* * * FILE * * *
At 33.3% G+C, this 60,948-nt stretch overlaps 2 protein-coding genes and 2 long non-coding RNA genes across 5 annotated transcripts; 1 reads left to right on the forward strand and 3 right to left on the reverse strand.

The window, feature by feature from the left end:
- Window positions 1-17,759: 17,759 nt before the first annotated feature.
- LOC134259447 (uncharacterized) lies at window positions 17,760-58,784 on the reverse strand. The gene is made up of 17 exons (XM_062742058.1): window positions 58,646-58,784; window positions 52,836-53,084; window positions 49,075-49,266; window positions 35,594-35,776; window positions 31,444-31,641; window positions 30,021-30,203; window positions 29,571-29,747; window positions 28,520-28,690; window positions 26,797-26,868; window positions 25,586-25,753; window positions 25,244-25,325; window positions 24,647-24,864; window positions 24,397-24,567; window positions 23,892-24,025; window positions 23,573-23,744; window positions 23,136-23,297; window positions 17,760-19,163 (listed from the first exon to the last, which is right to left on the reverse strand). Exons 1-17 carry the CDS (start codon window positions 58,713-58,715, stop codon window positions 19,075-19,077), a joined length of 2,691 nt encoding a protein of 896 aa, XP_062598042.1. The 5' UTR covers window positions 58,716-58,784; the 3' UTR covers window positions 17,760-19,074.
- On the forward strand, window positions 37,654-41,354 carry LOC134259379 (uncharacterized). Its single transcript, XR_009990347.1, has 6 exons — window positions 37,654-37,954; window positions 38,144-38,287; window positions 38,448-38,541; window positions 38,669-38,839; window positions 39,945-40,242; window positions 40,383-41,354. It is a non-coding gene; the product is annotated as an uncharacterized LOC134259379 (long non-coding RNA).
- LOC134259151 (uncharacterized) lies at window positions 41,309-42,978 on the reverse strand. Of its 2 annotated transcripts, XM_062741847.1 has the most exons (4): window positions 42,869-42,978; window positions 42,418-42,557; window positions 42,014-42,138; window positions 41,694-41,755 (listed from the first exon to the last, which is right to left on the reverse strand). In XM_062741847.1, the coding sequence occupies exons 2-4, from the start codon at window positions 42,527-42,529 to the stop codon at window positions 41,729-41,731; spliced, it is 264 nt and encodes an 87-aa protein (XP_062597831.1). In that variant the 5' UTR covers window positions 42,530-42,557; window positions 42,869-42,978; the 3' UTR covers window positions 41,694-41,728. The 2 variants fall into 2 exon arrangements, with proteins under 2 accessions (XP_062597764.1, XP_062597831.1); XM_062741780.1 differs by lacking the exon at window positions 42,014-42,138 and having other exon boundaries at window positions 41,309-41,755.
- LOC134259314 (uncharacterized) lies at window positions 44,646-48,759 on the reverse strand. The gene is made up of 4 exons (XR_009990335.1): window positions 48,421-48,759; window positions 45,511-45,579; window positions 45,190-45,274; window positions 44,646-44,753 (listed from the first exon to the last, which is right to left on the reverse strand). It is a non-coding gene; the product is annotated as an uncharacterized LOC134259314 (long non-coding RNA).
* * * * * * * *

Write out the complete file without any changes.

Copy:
At 33.3% G+C, this 60,948-nt stretch overlaps 2 protein-coding genes and 2 long non-coding RNA genes across 5 annotated transcripts; 1 reads left to right on the forward strand and 3 right to left on the reverse strand.

The window, feature by feature from the left end:
- Window positions 1-17,759: 17,759 nt before the first annotated feature.
- LOC134259447 (uncharacterized) lies at window positions 17,760-58,784 on the reverse strand. The gene is made up of 17 exons (XM_062742058.1): window positions 58,646-58,784; window positions 52,836-53,084; window positions 49,075-49,266; window positions 35,594-35,776; window positions 31,444-31,641; window positions 30,021-30,203; window positions 29,571-29,747; window positions 28,520-28,690; window positions 26,797-26,868; window positions 25,586-25,753; window positions 25,244-25,325; window positions 24,647-24,864; window positions 24,397-24,567; window positions 23,892-24,025; window positions 23,573-23,744; window positions 23,136-23,297; window positions 17,760-19,163 (listed from the first exon to the last, which is right to left on the reverse strand). Exons 1-17 carry the CDS (start codon window positions 58,713-58,715, stop codon window positions 19,075-19,077), a joined length of 2,691 nt encoding a protein of 896 aa, XP_062598042.1. The 5' UTR covers window positions 58,716-58,784; the 3' UTR covers window positions 17,760-19,074.
- On the forward strand, window positions 37,654-41,354 carry LOC134259379 (uncharacterized). Its single transcript, XR_009990347.1, has 6 exons — window positions 37,654-37,954; window positions 38,144-38,287; window positions 38,448-38,541; window positions 38,669-38,839; window positions 39,945-40,242; window positions 40,383-41,354. It is a non-coding gene; the product is annotated as an uncharacterized LOC134259379 (long non-coding RNA).
- LOC134259151 (uncharacterized) lies at window positions 41,309-42,978 on the reverse strand. Of its 2 annotated transcripts, XM_062741847.1 has the most exons (4): window positions 42,869-42,978; window positions 42,418-42,557; window positions 42,014-42,138; window positions 41,694-41,755 (listed from the first exon to the last, which is right to left on the reverse strand). In XM_062741847.1, the coding sequence occupies exons 2-4, from the start codon at window positions 42,527-42,529 to the stop codon at window positions 41,729-41,731; spliced, it is 264 nt and encodes an 87-aa protein (XP_062597831.1). In that variant the 5' UTR covers window positions 42,530-42,557; window positions 42,869-42,978; the 3' UTR covers window positions 41,694-41,728. The 2 variants fall into 2 exon arrangements, with proteins under 2 accessions (XP_062597764.1, XP_062597831.1); XM_062741780.1 differs by lacking the exon at window positions 42,014-42,138 and having other exon boundaries at window positions 41,309-41,755.
- LOC134259314 (uncharacterized) lies at window positions 44,646-48,759 on the reverse strand. The gene is made up of 4 exons (XR_009990335.1): window positions 48,421-48,759; window positions 45,511-45,579; window positions 45,190-45,274; window positions 44,646-44,753 (listed from the first exon to the last, which is right to left on the reverse strand). It is a non-coding gene; the product is annotated as an uncharacterized LOC134259314 (long non-coding RNA).